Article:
Just as it had done 21 years previously with the revolutionary ‘Traction Avant’, Citroën stunned the world again in 1955 with the launch of the strikingly styled ‘DS’. Beneath the shark-like newcomer’s aerodynamically efficient, low-drag bodyshell there was all-independent, self-levelling, hydro-pneumatic suspension; plus power-operated brakes, clutch and steering.
No European car would match the DS’s ride quality for several years, the fundamental soundness of Citroën’s ahead-of-its-time hydro-pneumatic suspension being demonstrated by its survival in present-day top-of-the-range models. The DS’s original 1,911cc, overhead-valve, long-stroke engine was replaced in 1966 by a short-stroke 1,985cc unit, also available in 2,175cc and 2,347cc versions, while other DS developments included swivelling headlights, fuel injection and a five-speed gearbox.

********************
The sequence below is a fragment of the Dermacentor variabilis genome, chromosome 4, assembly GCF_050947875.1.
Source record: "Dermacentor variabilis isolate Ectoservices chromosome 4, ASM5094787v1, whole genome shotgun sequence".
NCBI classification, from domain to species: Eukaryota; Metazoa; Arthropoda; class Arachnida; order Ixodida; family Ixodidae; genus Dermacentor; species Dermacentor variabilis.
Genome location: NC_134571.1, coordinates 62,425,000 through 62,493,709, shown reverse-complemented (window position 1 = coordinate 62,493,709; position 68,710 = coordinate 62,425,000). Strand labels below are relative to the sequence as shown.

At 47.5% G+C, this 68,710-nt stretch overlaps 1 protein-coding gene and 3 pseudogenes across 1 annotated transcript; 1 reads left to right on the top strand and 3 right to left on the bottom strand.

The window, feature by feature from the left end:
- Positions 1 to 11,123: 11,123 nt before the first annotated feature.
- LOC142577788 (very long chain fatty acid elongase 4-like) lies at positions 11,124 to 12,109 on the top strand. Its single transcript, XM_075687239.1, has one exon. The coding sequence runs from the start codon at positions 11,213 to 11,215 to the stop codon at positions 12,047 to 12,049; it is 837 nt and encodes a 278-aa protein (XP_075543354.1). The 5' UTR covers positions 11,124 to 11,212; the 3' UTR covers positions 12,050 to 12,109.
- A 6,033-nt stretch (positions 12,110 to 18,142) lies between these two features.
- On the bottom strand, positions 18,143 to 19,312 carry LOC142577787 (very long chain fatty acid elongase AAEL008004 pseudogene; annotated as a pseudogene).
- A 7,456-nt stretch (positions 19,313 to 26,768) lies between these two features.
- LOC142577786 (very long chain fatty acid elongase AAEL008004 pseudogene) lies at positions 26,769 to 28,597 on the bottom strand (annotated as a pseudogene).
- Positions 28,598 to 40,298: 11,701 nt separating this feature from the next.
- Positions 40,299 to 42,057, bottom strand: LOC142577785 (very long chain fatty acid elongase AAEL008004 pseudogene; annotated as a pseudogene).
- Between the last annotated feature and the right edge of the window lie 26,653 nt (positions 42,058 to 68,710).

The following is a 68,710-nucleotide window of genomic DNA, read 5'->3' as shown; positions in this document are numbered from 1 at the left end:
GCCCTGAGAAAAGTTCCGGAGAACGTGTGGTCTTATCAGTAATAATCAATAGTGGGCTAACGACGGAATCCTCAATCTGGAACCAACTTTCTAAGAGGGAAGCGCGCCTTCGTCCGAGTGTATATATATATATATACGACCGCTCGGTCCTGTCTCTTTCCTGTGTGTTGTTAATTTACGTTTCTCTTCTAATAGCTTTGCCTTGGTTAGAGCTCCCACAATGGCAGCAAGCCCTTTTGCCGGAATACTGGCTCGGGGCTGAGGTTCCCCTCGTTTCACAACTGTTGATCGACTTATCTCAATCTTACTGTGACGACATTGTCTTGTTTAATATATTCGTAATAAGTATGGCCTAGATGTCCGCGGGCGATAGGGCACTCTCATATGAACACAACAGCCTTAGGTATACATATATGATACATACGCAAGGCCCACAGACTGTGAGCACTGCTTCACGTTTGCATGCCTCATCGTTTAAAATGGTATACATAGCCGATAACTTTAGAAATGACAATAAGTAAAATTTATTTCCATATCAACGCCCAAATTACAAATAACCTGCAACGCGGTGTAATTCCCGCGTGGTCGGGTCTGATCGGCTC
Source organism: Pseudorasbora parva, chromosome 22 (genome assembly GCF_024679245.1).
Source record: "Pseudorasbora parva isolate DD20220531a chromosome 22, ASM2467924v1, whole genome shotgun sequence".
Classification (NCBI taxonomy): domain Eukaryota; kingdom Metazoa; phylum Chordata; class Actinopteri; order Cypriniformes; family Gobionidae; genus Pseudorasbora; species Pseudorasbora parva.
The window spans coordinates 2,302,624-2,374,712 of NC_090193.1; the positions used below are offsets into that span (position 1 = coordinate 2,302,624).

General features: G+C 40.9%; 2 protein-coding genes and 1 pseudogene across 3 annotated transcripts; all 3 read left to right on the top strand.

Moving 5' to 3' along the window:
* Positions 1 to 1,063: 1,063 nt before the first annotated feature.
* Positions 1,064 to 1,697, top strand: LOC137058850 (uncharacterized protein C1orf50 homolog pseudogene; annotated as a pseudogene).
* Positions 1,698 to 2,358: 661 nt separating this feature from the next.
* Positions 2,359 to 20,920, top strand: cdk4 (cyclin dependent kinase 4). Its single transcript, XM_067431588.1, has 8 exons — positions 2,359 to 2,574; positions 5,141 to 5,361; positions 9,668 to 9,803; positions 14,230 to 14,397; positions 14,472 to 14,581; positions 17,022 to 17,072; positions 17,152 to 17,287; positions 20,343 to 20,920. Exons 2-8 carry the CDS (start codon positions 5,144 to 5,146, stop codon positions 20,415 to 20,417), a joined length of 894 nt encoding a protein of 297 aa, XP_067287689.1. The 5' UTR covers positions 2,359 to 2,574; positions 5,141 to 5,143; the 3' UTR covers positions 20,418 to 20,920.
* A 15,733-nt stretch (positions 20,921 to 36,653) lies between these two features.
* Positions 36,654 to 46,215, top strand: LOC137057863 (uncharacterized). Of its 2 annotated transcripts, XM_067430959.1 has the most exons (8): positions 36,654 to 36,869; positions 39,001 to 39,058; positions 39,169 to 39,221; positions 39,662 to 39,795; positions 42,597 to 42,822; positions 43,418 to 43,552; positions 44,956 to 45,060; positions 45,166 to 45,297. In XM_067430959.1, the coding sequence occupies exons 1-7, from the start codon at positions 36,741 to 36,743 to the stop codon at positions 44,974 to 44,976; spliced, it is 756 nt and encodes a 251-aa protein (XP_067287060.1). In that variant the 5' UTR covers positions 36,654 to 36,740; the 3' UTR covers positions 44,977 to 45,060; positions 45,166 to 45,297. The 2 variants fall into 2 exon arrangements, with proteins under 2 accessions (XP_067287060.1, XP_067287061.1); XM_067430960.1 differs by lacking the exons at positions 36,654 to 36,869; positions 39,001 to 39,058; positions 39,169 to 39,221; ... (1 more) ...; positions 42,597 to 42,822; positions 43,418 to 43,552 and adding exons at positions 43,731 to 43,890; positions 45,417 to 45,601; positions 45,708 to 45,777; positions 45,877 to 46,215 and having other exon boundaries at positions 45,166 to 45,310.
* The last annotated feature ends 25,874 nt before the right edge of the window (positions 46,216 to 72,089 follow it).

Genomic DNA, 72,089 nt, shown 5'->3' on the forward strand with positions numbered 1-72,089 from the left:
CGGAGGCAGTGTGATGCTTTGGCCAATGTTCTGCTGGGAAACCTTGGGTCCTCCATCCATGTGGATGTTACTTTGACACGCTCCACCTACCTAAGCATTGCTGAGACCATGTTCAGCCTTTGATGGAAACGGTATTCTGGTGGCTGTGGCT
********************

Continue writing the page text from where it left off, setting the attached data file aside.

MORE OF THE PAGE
Other models offered alongside the original DS were the ID (a simplified, cheaper version), the cavernous Safari estate and the two-door Décapotable (convertible), the latter created by the celebrated Parisian coachbuilder Henri Chapron. The arrival of the Citroën DS in 1955 presented Chapron with a fresh opportunity that would result in his name being forever linked with this remarkable car.
His first convertibles were produced independently of Citroën but the factory eventually gave the project its blessing, the factory-approved Décapotables being built on the longer, stronger chassis of the ID Break (Estate). In total, 1,365 (factory) convertibles were made with either the DS 19 or DS 21 engine between 1960 and 1971, while Chapron built a further 389 of his own, the last in 1973.
First registered in May 1963, this stunning example was first registered to Switzerland when new.
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